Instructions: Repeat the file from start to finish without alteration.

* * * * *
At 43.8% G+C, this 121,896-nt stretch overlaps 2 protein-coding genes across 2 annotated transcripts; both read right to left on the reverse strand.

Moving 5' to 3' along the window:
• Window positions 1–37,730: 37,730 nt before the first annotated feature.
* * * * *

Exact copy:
At 43.8% G+C, this 121,896-nt stretch overlaps 2 protein-coding genes across 2 annotated transcripts; both read right to left on the reverse strand.

Moving 5' to 3' along the window:
• Window positions 1–37,730: 37,730 nt before the first annotated feature.